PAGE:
Uniknya, tiang tatal tersebut penuh dengan makna filosofis. Salah satunya filosofi tentang persatuan yang kokoh, walaupun terdiri atas potongan-potongan yang berbeda. Tentu saja filosofi tersebut menandakan betapa Sunan Gunung Jati kala itu memiliki wawasan ke depan.
Keunikan lainnya, bila biasanya azan yang menandai datangnya waktu salat dikumandangkan satu orang muazin, di Masjid Sunan Gunung Jati ini, azan dikumandangkan tujuh muazin sekaligus atau azan pitu.
Sejatinya, di masjid yang berusia ratusan tahun ini, berbagai tradisi peninggalan salah satu sunan dari sembilan Sunan Walisongo masih tetap dilestarikan. Termasuk upaya melestarikan azan pitu.
Biasanya azan pitu ini dilakukan saat datangnya waktu salat Jumat. Ketika salat Jumat dimulai, tujuh muazin pun berbaris. Lalu serentak mereka mengumandangkan azan. Memanggil para jemaah untuk menunaikan kewajiban salat Jumat.
Sama seperti azan di masjid-masjid lain, azan pitu di Masjid Sunan Gunung Jati ini tidak mengalami perubahan lafal. Namun karena dikumandangkan tujuh muazin sekaligus, suaranya terasa lebih menggema.
Selain itu, Masjid Sang Ciptarasa juga dikenal memiliki air sumur yang bertuah. Warga sekitar banyak yang mencari berkah, menggunakan air tersebut untuk mencuci muka, bahkan ada juga yang membawanya pulang sebagai obat.
Percaya atau tidak, kembali pada diri masing-masing. Namun yang jelas, jangan lupa mengunjungi Masjid Sang Ciptarasa bila berkunjung ke Cirebon. Sebab pengalaman spiritual yang diperoleh di masjid ini akan terasa berbeda dan semakin melengkapi kegiatan wisata Ramadan di Cirebon. Selamat mencoba.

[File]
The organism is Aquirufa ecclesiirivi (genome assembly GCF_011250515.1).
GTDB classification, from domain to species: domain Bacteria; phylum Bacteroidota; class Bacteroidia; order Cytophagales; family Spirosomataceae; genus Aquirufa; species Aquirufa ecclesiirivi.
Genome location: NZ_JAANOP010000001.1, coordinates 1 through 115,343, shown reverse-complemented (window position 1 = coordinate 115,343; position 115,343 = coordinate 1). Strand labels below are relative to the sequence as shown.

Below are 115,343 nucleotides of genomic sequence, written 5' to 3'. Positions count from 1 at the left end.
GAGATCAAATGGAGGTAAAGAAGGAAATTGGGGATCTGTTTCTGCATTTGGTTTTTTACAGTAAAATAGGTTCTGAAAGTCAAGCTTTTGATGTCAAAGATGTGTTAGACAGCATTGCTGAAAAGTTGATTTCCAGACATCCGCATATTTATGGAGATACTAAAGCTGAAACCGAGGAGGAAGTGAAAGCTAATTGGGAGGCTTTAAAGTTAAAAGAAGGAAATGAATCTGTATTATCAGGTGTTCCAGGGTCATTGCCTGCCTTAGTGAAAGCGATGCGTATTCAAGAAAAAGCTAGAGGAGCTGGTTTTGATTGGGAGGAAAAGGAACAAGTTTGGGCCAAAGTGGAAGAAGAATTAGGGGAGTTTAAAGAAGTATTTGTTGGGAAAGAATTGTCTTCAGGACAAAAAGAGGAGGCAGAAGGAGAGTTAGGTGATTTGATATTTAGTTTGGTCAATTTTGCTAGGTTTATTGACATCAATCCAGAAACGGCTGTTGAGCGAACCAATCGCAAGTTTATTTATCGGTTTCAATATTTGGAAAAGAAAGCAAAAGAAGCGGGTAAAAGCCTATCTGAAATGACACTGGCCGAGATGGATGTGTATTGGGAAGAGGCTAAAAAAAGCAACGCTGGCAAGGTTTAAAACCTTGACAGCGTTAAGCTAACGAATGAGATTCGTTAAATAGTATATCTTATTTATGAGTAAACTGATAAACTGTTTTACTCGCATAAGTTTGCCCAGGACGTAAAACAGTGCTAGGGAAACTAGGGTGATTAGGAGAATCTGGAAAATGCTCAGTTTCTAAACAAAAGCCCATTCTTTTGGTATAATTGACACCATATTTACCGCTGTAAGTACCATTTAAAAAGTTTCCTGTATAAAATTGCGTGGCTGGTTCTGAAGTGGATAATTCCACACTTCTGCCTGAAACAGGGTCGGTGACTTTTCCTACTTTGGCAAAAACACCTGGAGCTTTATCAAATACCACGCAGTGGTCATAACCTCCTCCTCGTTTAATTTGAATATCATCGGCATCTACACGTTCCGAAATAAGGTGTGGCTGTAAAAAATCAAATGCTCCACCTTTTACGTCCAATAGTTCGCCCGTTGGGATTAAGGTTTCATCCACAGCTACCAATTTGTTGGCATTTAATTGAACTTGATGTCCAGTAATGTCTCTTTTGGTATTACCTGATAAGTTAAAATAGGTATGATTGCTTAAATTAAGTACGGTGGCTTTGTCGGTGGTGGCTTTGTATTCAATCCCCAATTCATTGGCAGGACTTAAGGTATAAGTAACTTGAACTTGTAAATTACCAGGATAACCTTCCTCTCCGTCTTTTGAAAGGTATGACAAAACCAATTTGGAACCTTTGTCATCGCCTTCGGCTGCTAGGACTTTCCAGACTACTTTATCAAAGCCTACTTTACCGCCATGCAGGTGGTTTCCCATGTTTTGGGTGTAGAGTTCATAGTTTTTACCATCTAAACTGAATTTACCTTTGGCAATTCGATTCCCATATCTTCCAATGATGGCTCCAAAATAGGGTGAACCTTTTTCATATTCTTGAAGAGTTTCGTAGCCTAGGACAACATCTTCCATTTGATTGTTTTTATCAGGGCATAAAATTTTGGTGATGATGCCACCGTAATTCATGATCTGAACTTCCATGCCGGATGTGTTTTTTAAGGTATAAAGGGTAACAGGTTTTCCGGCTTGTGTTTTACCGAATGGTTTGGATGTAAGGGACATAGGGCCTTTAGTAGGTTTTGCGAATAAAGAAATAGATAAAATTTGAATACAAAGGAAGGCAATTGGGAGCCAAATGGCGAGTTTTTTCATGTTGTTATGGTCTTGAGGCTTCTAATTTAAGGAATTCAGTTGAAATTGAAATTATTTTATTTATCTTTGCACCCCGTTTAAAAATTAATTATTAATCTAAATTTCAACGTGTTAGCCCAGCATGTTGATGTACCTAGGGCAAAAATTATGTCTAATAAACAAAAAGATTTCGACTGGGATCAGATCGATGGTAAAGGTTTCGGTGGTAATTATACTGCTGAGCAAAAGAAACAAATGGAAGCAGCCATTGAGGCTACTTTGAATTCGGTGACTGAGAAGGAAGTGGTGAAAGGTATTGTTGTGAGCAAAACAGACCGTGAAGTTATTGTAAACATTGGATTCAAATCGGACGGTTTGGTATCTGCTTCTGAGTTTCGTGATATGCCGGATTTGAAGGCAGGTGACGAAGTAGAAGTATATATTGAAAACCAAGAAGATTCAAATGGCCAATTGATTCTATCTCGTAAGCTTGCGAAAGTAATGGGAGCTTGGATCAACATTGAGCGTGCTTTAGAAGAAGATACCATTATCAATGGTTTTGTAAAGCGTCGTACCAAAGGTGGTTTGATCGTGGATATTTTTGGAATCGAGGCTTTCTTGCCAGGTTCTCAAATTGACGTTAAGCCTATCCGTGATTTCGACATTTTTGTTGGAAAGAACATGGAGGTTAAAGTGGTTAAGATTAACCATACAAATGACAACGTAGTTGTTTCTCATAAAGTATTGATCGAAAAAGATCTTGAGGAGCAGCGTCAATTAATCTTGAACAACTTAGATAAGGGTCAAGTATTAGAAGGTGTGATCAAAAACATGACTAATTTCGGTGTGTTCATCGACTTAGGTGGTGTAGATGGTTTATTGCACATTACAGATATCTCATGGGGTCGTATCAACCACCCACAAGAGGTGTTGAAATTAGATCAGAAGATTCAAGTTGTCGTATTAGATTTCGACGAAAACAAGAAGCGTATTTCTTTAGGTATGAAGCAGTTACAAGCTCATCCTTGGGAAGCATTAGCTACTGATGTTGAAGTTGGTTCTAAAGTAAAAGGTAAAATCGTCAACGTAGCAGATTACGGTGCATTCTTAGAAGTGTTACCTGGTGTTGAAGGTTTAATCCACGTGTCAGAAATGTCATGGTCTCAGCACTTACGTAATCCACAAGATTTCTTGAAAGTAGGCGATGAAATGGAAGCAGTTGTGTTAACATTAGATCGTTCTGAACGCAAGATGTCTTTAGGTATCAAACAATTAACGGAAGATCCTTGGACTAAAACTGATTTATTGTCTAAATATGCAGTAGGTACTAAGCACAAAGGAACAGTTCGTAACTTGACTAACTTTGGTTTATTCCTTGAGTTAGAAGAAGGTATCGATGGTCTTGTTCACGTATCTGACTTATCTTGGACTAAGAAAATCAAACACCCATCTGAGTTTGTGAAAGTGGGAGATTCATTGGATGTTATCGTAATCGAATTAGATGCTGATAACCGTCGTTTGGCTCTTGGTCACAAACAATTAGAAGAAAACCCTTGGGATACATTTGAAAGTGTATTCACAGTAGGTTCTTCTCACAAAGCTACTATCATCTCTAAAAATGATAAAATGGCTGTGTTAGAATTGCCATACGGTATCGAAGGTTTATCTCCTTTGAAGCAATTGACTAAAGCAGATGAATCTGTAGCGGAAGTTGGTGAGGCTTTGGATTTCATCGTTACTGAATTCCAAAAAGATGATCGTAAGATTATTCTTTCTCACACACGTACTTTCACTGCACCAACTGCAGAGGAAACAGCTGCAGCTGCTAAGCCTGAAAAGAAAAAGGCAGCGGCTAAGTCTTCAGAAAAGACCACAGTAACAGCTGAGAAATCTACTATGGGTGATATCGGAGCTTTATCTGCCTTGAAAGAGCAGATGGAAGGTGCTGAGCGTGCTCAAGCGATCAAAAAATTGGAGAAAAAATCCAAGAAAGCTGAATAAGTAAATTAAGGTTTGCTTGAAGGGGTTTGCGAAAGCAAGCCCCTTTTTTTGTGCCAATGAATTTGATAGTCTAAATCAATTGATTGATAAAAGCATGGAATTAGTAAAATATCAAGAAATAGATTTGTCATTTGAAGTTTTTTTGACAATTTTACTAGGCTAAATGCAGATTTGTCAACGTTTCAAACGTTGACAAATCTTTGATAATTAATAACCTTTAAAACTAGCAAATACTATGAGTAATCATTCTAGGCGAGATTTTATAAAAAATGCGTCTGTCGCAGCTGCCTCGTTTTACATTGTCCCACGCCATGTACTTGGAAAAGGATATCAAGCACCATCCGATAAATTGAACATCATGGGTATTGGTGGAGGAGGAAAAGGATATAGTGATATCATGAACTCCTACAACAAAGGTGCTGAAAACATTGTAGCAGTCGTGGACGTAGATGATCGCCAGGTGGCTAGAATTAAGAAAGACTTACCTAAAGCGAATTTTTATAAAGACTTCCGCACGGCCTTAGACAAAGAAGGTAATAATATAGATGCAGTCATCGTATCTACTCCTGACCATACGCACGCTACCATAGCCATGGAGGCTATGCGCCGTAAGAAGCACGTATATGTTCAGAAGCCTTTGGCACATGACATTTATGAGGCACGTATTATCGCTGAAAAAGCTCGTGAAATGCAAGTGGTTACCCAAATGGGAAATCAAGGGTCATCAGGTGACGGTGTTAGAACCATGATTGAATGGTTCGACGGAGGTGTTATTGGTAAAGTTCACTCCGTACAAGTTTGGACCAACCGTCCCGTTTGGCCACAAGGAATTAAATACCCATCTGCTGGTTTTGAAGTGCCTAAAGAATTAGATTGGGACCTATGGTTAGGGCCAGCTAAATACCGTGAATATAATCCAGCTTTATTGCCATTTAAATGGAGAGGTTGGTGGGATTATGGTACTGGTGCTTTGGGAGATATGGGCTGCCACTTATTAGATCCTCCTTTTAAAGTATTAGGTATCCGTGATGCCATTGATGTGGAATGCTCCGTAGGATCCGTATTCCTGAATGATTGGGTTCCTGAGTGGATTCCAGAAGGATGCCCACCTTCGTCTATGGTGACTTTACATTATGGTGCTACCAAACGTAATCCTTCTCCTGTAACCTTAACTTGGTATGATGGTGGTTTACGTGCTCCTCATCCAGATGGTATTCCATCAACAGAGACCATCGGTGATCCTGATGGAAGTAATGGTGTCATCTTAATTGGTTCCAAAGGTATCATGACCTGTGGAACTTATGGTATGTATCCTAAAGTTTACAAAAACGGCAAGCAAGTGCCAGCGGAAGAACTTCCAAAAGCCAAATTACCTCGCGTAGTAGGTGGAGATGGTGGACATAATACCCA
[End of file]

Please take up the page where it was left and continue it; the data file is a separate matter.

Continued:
Sumber : http://www.bandung.eu
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Even as a high school student, Dave Goldberg was urging female classmates to speak up. As a young dot-com executive, he had one girlfriend after another, but fell hard for a driven friend named Sheryl Sandberg, pining after her for years. After they wed, Mr. Goldberg pushed her to negotiate hard for high compensation and arranged his schedule so that he could be home with their children when she was traveling for work.
Mr. Goldberg, who died unexpectedly on Friday, was a genial, 47-year-old Silicon Valley entrepreneur who built his latest company, SurveyMonkey, from a modest enterprise to one recently valued by investors at $2 billion. But he was also perhaps the signature male feminist of his era: the first major chief executive in memory to spur his wife to become as successful in business as he was, and an essential figure in “Lean In,” Ms. Sandberg’s blockbuster guide to female achievement.
Over the weekend, even strangers were shocked at his death, both because of his relatively young age and because they knew of him as the living, breathing, car-pooling center of a new philosophy of two-career marriage.